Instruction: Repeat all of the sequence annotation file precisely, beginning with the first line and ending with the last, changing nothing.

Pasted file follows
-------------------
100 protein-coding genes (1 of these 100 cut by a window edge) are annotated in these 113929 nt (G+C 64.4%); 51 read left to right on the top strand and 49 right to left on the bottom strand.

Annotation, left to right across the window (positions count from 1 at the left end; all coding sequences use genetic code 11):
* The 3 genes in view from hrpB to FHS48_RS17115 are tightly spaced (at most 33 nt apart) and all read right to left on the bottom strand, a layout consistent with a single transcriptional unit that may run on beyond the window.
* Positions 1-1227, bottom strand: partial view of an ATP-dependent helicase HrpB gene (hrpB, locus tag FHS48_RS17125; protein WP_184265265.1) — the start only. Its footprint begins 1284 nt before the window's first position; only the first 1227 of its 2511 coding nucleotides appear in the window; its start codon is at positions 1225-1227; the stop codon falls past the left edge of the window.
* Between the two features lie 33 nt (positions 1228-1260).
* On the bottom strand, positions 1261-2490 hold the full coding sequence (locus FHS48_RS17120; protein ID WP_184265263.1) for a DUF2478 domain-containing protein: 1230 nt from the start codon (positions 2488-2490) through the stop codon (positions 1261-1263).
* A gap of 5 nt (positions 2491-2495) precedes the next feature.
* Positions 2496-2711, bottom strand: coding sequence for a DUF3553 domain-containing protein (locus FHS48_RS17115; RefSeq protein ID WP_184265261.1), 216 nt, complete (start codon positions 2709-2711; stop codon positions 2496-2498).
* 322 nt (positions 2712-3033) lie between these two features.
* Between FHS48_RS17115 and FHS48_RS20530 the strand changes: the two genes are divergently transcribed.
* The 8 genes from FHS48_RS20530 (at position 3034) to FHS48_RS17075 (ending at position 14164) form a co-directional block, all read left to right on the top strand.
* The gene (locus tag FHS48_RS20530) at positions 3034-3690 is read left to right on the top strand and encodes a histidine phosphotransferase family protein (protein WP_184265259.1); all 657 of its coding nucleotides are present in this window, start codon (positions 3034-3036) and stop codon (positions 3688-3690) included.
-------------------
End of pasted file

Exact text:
100 protein-coding genes (1 of these 100 cut by a window edge) are annotated in these 113929 nt (G+C 64.4%); 51 read left to right on the top strand and 49 right to left on the bottom strand.

Annotation, left to right across the window (positions count from 1 at the left end; all coding sequences use genetic code 11):
* The 3 genes in view from hrpB to FHS48_RS17115 are tightly spaced (at most 33 nt apart) and all read right to left on the bottom strand, a layout consistent with a single transcriptional unit that may run on beyond the window.
* Positions 1-1227, bottom strand: partial view of an ATP-dependent helicase HrpB gene (hrpB, locus tag FHS48_RS17125; protein WP_184265265.1) — the start only. Its footprint begins 1284 nt before the window's first position; only the first 1227 of its 2511 coding nucleotides appear in the window; its start codon is at positions 1225-1227; the stop codon falls past the left edge of the window.
* Between the two features lie 33 nt (positions 1228-1260).
* On the bottom strand, positions 1261-2490 hold the full coding sequence (locus FHS48_RS17120; protein ID WP_184265263.1) for a DUF2478 domain-containing protein: 1230 nt from the start codon (positions 2488-2490) through the stop codon (positions 1261-1263).
* A gap of 5 nt (positions 2491-2495) precedes the next feature.
* Positions 2496-2711, bottom strand: coding sequence for a DUF3553 domain-containing protein (locus FHS48_RS17115; RefSeq protein ID WP_184265261.1), 216 nt, complete (start codon positions 2709-2711; stop codon positions 2496-2498).
* 322 nt (positions 2712-3033) lie between these two features.
* Between FHS48_RS17115 and FHS48_RS20530 the strand changes: the two genes are divergently transcribed.
* The 8 genes from FHS48_RS20530 (at position 3034) to FHS48_RS17075 (ending at position 14164) form a co-directional block, all read left to right on the top strand.
* The gene (locus tag FHS48_RS20530) at positions 3034-3690 is read left to right on the top strand and encodes a histidine phosphotransferase family protein (protein WP_184265259.1); all 657 of its coding nucleotides are present in this window, start codon (positions 3034-3036) and stop codon (positions 3688-3690) included.